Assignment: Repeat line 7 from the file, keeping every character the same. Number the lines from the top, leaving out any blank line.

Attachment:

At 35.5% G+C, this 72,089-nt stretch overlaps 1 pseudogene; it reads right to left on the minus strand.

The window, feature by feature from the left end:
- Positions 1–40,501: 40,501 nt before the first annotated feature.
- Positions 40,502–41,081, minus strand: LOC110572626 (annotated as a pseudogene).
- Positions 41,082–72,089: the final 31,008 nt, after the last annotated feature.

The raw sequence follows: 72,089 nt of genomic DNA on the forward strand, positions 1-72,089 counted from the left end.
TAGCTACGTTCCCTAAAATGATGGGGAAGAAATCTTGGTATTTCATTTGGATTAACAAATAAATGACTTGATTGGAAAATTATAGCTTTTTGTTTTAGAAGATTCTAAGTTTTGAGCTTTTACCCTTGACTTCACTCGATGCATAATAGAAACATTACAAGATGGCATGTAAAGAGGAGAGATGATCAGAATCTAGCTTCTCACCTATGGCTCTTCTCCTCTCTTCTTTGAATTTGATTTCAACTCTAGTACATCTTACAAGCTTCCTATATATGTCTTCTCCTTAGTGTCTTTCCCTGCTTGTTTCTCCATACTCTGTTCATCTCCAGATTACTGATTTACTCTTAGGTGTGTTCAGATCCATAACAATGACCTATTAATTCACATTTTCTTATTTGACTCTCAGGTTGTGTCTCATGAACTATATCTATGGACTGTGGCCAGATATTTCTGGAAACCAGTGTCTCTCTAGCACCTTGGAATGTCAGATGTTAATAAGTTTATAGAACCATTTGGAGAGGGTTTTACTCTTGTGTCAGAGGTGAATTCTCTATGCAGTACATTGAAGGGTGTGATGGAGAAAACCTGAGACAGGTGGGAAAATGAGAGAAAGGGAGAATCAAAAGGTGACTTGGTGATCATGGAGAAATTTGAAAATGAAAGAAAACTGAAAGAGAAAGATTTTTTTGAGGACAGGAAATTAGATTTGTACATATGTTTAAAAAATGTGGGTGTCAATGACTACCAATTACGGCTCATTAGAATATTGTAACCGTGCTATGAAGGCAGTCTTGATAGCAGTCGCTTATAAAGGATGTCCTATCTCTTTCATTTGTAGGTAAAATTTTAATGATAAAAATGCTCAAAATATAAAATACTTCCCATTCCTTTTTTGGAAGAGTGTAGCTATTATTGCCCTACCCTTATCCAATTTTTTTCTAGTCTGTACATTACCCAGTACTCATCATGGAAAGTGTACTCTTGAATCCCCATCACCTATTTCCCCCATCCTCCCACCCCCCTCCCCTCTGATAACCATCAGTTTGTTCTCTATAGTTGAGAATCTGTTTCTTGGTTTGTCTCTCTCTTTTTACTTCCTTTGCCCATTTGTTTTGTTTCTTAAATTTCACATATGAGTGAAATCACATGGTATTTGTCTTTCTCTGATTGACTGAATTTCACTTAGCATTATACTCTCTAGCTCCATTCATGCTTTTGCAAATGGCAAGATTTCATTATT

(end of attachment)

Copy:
TAGCTACGTTCCCTAAAATGATGGGGAAGAAATCTTGGTATTTCATTTGGATTAACAAATAAATGACTTGATTGGAAAATTATAGCTTTTTGTTTTAGAAGATTCTAAGTTTTGAGCTTTTACCCTTGACTTCACTCGATGCATAATAGAAACATTACAAGATGGCATGTAAAGAGGAGAGATGATCAGAATCTAGCTTCTCACCTATGGCTCTTCTCCTCTCTTCTTTGAATTTGATTTCAACTCTAGTACATCTTACAAGCTTCCTATATATGTCTTCTCCTTAGTGTCTTTCCCTGCTTGTTTCTCCATACTCTGTTCATCTCCAGATTACTGATTTACTCTTAGGTGTGTTCAGATCCATAACAATGACCTATTAATTCACATTTTCTTATTTGACTCTCAGGTTGTGTCTCATGAACTATATCTATGGACTGTGGCCAGATATTTCTGGAAACCAGTGTCTCTCTAGCACCTTGGAATGTCAGATGTTAATAAGTTTATAGAACCATTTGGAGAGGGTTTTACTCTTGTGTCAGAGGTGAATTCTCTATGCAGTACATTGAAGGGTGTGATGGAGAAAACCTGAGACAGGTGGGAAAATGAGAGAAAGGGAGAATCAAAAGGTGACTTGGTGATCATGGAGAAATTTGAAAATGAAAGAAAACTGAAAGAGAAAGATTTTTTTGAGGACAGGAAATTAGATTTGTACATATGTTTAAAAAATGTGGGTGTCAATGACTACCAATTACGGCTCATTAGAATATTGTAACCGTGCTATGAAGGCAGTCTTGATAGCAGTCGCTTATAAAGGATGTCCTATCTCTTTCATTTGTAGGTAAAATTTTAATGATAAAAATGCTCAAAATATAAAATACTTCCCATTCCTTTTTTGGAAGAGTGTAGCTATTATTGCCCTACCCTTATCCAATTTTTTTCTAGTCTGTACATTACCCAGTACTCATCATGGAAAGTGTACTCTTGAATCCCCATCACCTATTTCCCCCATCCTCCCACCCCCCTCCCCTCTGATAACCATCAGTTTGTTCTCTATAGTTGAGAATCTGTTTCTTGGTTTGTCTCTCTCTTTTTACTTCCTTTGCCCATTTGTTTTGTTTCTTAAATTTCACATATGAGTGAAATCACATGGTATTTGTCTTTCTCTGATTGACTGAATTTCACTTAGCATTATACTCTCTAGCTCCATTCATGCTTTTGCAAATGGCAAGATTTCATTATT